Maguire v. Coltrell et al

Filing 87

ORDER granting 79 Motion for Extension of Time Deadline. The parties shall agree upon a convenient time for the deposition before trial. Signed by Judge David G Campbell on 9/29/2015.(DGC, nvo)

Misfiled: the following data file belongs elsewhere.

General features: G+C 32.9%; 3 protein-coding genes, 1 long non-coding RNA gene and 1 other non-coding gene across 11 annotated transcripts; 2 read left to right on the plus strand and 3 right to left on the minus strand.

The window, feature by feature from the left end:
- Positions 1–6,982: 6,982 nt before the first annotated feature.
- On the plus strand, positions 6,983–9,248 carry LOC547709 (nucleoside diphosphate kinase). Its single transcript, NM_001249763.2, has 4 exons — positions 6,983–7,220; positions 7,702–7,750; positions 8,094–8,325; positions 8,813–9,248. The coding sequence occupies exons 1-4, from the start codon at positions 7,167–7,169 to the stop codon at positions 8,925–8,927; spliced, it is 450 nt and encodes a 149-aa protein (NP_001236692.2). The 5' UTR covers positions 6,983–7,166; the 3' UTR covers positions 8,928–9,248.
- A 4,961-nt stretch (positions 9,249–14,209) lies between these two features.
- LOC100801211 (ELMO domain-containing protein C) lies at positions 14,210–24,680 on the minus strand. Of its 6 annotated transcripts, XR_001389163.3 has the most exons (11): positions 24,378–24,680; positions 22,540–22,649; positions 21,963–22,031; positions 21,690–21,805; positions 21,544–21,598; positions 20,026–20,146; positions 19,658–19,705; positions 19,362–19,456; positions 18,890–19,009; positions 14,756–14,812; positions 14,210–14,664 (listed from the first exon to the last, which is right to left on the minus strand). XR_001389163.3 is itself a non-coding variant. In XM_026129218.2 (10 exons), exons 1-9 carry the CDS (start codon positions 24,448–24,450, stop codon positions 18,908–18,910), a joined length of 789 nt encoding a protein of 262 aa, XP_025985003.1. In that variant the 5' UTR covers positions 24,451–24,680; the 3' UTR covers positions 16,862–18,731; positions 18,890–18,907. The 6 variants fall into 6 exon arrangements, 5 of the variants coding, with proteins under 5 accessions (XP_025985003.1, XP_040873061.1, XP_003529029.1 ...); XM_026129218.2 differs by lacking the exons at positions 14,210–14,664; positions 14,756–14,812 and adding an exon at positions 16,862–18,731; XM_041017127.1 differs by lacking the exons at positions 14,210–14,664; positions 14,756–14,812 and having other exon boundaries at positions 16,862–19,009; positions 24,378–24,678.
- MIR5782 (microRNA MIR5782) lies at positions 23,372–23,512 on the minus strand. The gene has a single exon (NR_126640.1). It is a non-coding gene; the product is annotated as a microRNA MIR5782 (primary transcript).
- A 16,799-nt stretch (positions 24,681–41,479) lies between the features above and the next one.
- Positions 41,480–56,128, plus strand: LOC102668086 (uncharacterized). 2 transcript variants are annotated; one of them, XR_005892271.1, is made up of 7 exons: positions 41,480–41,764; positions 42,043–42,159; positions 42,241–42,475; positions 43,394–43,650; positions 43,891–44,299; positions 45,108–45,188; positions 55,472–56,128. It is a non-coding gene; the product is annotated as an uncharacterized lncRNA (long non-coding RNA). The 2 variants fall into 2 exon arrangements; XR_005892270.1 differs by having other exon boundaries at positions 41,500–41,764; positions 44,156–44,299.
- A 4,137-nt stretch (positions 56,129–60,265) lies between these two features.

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1 WO 2 3 4 5 6 IN THE UNITED STATES DISTRICT COURT 7 FOR THE DISTRICT OF ARIZONA 8 9 Robert D. Maguire, No. CV-14-01255-PHX-DGC Plaintiff, 10 11 v. 12 ORDER Cathleen A. Coltrell, et al., 13 Defendants. 14 15 16 Plaintiff Robert Maguire has filed a motion for leave to take a trial deposition of 17 witness Brian Maguire. Doc. 79. The motion is fully briefed and no party has sought 18 oral argument. The Court will grant the motion. 19 The discovery period in this case ended on December 19, 2014. Doc. 11. Trial 20 will begin on October 13, 2015. Plaintiff listed Brian Maguire as a witness in the final 21 pretrial order (Doc. 73 at 19-20), and has now learned that Brian Maguire must be in 22 Singapore on business during the dates of the trial (Doc. 79 at 2). Plaintiff seeks leave to 23 conduct a brief telephone deposition to preserve his trial testimony. Defendant argues 24 that the deposition should not be permitted because Brian Maguire’s testimony will be 25 cumulative and irrelevant and Plaintiff therefore cannot show “compelling circumstances 26 that would cause a miscarriage of justice.” Doc. 83 at 4. 27 28 1 Some courts have distinguished between trial depositions (sometimes referred to 2 as de bene esse depositions) and discovery depositions, holding that discovery deadlines 3 apply only to discovery depositions. See, e.g., Estenfelder v. Gates Corp., 199 F.R.D. 4 351, 355 (D. Colo. 2001). The Court does not agree with these decisions. The Federal 5 Rules of Civil Procedure govern deposition practice in federal court, and they make no 6 distinction between trial and discovery depositions. As one court has explained: 7 8 9 10 11 12 13 14 15 The current version of the Federal Rules of Civil Procedure . . . make no provision or mention whatsoever of depositions de bene esse. Once an action has been filed, Rules 30 through 32 recognize a “deposition” as a recorded statement of a party or witness that can be used by a party for any purpose, whether it be pure discovery, source of impeachment, or trial testimony for a case in chief. Rule 27, by contrast, codifies a procedure for obtaining a deposition before litigation ensues to obtain discovery necessary to ascertain facts for use in a later-filed action. But other than this unique and rarely-used rule, a “deposition” taken once an action has commenced has but one meaning and definition: a deposition as a discovery device under Rule 30. Smith v. Royal Caribbean Cruises, Ltd., 302 F.R.D. 688, 690 (S.D. Fla. 2014). 16 Many other courts agree. See, e.g., Chrysler Int’l Corp. v. Chemaly, 280 F.3d 17 1358, 1362 n. 8 (11th Cir. 2002) (“The district court’s identical treatment (for timing 18 purposes) of discovery and de bene esse depositions is consistent with the language of the 19 Federal Rules of Civil Procedure, which draw no distinction between the two.”); Smith, 20 302 F.R.D. at 690; White v. Novartis Pharm. Corp., No. CIVS06-0665 WBS GGH, 2010 21 WL 2557198, at *1 (E.D. Cal. June 21, 2010) (“Plaintiff’s assumption that de bene esse 22 depositions, essentially trial depositions pursuant to Fed. R. Civ. P 32(a)(4), are not 23 governed by scheduling orders is erroneous.”); Integra Lifesciences I, Ltd. v. Merck 24 KGaA, 190 F.R.D. 556, 558 (S.D. Cal. 1999) (“The Federal Rules of Civil Procedure do 25 not distinguish between depositions taken for discovery purposes and those taken strictly 26 to perpetuate testimony for presentation at trial.”); Henkel v. XIM Products, Inc., 133 27 F.R.D. 556, 557 (D. Minn. 1991) (“Neither the Rules of Civil Procedure nor the Rules of 28 Evidence make any distinction between discovery depositions and depositions for use at -2- 1 trial.”). 2 Because there is no distinction between trial and discovery depositions, the 3 deposition of Brian Maguire is governed by the Court’s case management order and 4 should have been taken before December 19, 2014. Rule 16 provides, however, that 5 deadlines established in a case management order may be modified “for good cause[.]” 6 Fed. R. Civ. P. 16(b)(4). “Good cause” exists when a deadline “cannot reasonably be met 7 despite the diligence of the party seeking the extension.” Fed. R. Civ. P. 16 Advisory 8 Comm. Note (1983 Am.). Thus, “Rule 16(b)’s ‘good cause’ standard primarily considers 9 the diligence of the party seeking the amendment.” Johnson v. Mammoth Recreations, 10 Inc., 975 F.2d 604, 609 (9th Cir. 1992); see also Coleman v. Quaker Oats Co., 232 F.3d 11 1271, 1294 (9th Cir. 2000). 12 Plaintiff could have deposed Brian Maguire during the discovery period, 13 preserving his testimony for trial, but Plaintiff explains that he expected Brian—who is 14 his brother—to be available to testify at trial. Plaintiff did not foresee that Brian would 15 be required by his business to be in Singapore during the trial. 16 Defendant does not argue that Plaintiff failed to act diligently. She argues instead 17 that Brian Maguire’s testimony would be cumulative and irrelevant, and that Plaintiff 18 therefore cannot show that taking his deposition is required by compelling circumstances 19 to avoid manifest injustice. 20 The Court concludes that the appropriate test in this case is good cause under 21 Rule 16(b)(4). Plaintiff does not seek to modify the final pretrial order, which would be 22 permitted “only to prevent manifest injustice.” Fed. R. Civ. P. 16(e). Brian Maguire and 23 the substance of his proposed testimony were included in the final pretrial order. Doc. 73 24 at 19-20. Plaintiff instead seeks to extend the deposition deadline, which requires good 25 cause. Fed. R. Civ. P. 16(b)(4). The Court concludes that Brian Maguire’s unexpected 26 unavailability satisfies the good cause standard, and will permit the telephone deposition. 27 The Court will rule on Defendant’s relevancy and cumulative-evidence objections at trial. 28 -3- 1 IT IS ORDERED that Plaintiff’s motion for leave to take a trial deposition of 2 Brian Maguire (Doc. 79) is granted. The parties shall agree upon a convenient time for 3 the deposition before trial. 4 Dated this 29th day of September, 2015. 5 6 7 8 9 10 11 12 13 14 15 16 17 18 19 20 21 22 23 24 25 26 27 28 -4-